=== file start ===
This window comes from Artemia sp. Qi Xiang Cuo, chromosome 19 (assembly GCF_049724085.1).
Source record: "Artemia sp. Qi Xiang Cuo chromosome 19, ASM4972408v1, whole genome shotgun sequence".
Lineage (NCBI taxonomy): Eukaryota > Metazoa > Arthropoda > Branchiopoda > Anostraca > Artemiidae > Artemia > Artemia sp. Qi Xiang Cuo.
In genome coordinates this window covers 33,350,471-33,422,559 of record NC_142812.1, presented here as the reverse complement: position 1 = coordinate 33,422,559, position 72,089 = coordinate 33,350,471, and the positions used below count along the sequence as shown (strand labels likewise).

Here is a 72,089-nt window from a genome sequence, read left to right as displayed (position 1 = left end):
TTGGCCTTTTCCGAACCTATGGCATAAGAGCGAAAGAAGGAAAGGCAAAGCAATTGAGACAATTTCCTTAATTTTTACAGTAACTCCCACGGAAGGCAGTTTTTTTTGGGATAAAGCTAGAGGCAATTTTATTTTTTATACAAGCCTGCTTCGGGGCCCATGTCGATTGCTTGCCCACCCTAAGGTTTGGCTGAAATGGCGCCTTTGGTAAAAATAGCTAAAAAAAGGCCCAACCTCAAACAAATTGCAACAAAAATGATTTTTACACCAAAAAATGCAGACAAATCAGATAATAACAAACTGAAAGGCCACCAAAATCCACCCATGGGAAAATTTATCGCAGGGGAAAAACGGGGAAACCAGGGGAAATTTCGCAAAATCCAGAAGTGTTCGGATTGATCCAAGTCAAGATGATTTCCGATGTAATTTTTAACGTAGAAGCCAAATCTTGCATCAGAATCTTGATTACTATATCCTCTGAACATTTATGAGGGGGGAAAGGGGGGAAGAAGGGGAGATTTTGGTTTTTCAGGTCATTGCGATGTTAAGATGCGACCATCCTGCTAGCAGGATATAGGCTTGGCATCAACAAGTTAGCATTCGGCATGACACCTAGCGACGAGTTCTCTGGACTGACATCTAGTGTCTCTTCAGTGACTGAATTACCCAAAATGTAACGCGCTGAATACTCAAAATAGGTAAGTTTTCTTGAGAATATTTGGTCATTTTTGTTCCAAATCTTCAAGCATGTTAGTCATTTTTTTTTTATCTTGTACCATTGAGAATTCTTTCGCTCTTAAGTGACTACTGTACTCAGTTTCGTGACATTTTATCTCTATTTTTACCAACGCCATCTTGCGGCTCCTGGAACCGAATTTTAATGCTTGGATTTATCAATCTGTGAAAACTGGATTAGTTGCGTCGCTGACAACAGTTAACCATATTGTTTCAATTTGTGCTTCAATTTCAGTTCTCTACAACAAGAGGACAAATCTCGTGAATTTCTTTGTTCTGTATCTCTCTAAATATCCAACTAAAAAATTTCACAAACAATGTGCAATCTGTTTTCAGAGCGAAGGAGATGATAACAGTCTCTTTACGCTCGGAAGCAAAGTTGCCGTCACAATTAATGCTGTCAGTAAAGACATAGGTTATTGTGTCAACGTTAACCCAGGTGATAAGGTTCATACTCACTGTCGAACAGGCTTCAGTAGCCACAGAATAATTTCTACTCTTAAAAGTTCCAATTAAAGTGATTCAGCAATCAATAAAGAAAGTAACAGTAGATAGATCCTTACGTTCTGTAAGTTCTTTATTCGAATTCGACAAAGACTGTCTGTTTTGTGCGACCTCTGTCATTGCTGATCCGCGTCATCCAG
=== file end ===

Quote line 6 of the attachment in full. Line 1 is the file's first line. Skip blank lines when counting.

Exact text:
TTGGCCTTTTCCGAACCTATGGCATAAGAGCGAAAGAAGGAAAGGCAAAGCAATTGAGACAATTTCCTTAATTTTTACAGTAACTCCCACGGAAGGCAGTTTTTTTTGGGATAAAGCTAGAGGCAATTTTATTTTTTATACAAGCCTGCTTCGGGGCCCATGTCGATTGCTTGCCCACCCTAAGGTTTGGCTGAAATGGCGCCTTTGGTAAAAATAGCTAAAAAAAGGCCCAACCTCAAACAAATTGCAACAAAAATGATTTTTACACCAAAAAATGCAGACAAATCAGATAATAACAAACTGAAAGGCCACCAAAATCCACCCATGGGAAAATTTATCGCAGGGGAAAAACGGGGAAACCAGGGGAAATTTCGCAAAATCCAGAAGTGTTCGGATTGATCCAAGTCAAGATGATTTCCGATGTAATTTTTAACGTAGAAGCCAAATCTTGCATCAGAATCTTGATTACTATATCCTCTGAACATTTATGAGGGGGGAAAGGGGGGAAGAAGGGGAGATTTTGGTTTTTCAGGTCATTGCGATGTTAAGATGCGACCATCCTGCTAGCAGGATATAGGCTTGGCATCAACAAGTTAGCATTCGGCATGACACCTAGCGACGAGTTCTCTGGACTGACATCTAGTGTCTCTTCAGTGACTGAATTACCCAAAATGTAACGCGCTGAATACTCAAAATAGGTAAGTTTTCTTGAGAATATTTGGTCATTTTTGTTCCAAATCTTCAAGCATGTTAGTCATTTTTTTTTTATCTTGTACCATTGAGAATTCTTTCGCTCTTAAGTGACTACTGTACTCAGTTTCGTGACATTTTATCTCTATTTTTACCAACGCCATCTTGCGGCTCCTGGAACCGAATTTTAATGCTTGGATTTATCAATCTGTGAAAACTGGATTAGTTGCGTCGCTGACAACAGTTAACCATATTGTTTCAATTTGTGCTTCAATTTCAGTTCTCTACAACAAGAGGACAAATCTCGTGAATTTCTTTGTTCTGTATCTCTCTAAATATCCAACTAAAAAATTTCACAAACAATGTGCAATCTGTTTTCAGAGCGAAGGAGATGATAACAGTCTCTTTACGCTCGGAAGCAAAGTTGCCGTCACAATTAATGCTGTCAGTAAAGACATAGGTTATTGTGTCAACGTTAACCCAGGTGATAAGGTTCATACTCACTGTCGAACAGGCTTCAGTAGCCACAGAATAATTTCTACTCTTAAAAGTTCCAATTAAAGTGATTCAGCAATCAATAAAGAAAGTAACAGTAGATAGATCCTTACGTTCTGTAAGTTCTTTATTCGAATTCGACAAAGACTGTCTGTTTTGTGCGACCTCTGTCATTGCTGATCCGCGTCATCCAG